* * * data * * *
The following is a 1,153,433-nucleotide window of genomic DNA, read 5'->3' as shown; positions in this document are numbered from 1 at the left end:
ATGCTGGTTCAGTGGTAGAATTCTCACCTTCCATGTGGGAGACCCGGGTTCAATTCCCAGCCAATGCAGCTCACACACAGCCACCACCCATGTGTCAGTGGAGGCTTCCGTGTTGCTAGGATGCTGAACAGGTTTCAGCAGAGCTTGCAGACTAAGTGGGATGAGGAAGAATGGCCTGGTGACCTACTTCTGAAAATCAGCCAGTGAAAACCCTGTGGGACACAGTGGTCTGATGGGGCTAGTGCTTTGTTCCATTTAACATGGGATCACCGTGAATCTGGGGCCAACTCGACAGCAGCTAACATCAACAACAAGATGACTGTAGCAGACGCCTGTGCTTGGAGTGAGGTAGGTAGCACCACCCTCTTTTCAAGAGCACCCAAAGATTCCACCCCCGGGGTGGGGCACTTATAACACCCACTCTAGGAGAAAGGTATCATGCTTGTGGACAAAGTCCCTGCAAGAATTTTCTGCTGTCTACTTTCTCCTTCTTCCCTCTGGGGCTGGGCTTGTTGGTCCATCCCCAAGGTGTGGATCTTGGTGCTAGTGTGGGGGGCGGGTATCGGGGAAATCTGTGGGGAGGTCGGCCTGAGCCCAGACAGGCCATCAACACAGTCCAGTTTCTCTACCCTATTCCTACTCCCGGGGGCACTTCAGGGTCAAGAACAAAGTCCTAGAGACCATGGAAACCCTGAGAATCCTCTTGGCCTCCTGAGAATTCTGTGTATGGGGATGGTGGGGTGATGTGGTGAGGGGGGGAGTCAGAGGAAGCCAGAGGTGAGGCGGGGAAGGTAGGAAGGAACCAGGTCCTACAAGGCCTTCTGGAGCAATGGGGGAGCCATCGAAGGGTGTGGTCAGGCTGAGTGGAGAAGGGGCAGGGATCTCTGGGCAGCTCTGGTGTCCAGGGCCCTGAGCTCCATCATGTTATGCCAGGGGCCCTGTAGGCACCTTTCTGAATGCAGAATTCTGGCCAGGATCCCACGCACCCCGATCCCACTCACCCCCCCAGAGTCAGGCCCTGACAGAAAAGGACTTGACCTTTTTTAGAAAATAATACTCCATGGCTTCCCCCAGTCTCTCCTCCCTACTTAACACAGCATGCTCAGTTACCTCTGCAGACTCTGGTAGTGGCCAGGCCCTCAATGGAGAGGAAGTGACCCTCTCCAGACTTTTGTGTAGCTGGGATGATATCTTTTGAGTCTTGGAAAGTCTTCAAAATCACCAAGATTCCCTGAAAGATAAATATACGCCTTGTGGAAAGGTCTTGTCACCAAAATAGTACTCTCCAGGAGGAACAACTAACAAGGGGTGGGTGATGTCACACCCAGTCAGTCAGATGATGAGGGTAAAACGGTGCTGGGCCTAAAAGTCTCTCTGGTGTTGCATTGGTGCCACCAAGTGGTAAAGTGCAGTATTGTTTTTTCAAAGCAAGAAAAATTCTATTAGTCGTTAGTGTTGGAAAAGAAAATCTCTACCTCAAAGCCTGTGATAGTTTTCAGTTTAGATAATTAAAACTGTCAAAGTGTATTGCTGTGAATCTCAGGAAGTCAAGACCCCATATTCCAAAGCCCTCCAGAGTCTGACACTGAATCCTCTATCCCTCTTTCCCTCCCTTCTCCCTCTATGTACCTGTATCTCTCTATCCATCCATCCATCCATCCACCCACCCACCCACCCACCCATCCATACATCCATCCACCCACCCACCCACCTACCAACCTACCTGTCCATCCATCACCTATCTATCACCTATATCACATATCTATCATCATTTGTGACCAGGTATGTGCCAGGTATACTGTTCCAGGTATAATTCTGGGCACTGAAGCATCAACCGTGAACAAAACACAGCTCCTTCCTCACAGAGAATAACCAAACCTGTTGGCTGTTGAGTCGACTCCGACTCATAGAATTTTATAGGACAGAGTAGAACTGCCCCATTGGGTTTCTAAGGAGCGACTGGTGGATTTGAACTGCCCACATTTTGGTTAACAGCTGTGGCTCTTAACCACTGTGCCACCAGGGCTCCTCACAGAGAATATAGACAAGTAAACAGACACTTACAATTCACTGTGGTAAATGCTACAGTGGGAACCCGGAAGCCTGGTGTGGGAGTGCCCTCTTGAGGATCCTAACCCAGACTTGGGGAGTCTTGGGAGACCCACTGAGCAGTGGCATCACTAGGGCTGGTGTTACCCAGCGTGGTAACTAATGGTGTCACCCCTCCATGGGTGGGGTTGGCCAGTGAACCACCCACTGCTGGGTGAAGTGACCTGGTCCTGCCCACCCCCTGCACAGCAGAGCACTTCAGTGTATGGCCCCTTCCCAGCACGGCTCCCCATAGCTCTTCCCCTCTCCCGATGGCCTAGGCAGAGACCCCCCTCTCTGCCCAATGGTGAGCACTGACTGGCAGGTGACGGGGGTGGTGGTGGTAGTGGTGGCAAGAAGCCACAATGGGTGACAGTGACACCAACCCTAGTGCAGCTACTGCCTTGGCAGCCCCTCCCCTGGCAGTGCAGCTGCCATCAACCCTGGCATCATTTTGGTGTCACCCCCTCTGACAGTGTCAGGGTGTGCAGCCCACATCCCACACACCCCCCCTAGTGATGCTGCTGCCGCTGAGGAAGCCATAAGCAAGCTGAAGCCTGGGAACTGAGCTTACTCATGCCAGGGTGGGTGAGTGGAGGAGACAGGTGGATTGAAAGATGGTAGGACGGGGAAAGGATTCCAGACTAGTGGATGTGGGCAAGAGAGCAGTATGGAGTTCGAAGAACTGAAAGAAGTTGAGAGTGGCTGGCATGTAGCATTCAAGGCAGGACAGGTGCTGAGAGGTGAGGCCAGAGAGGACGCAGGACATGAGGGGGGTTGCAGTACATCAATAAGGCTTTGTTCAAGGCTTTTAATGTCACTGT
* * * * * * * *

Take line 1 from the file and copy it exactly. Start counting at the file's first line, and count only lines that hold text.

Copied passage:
The following is a 1,153,433-nucleotide window of genomic DNA, read 5'->3' as shown; positions in this document are numbered from 1 at the left end: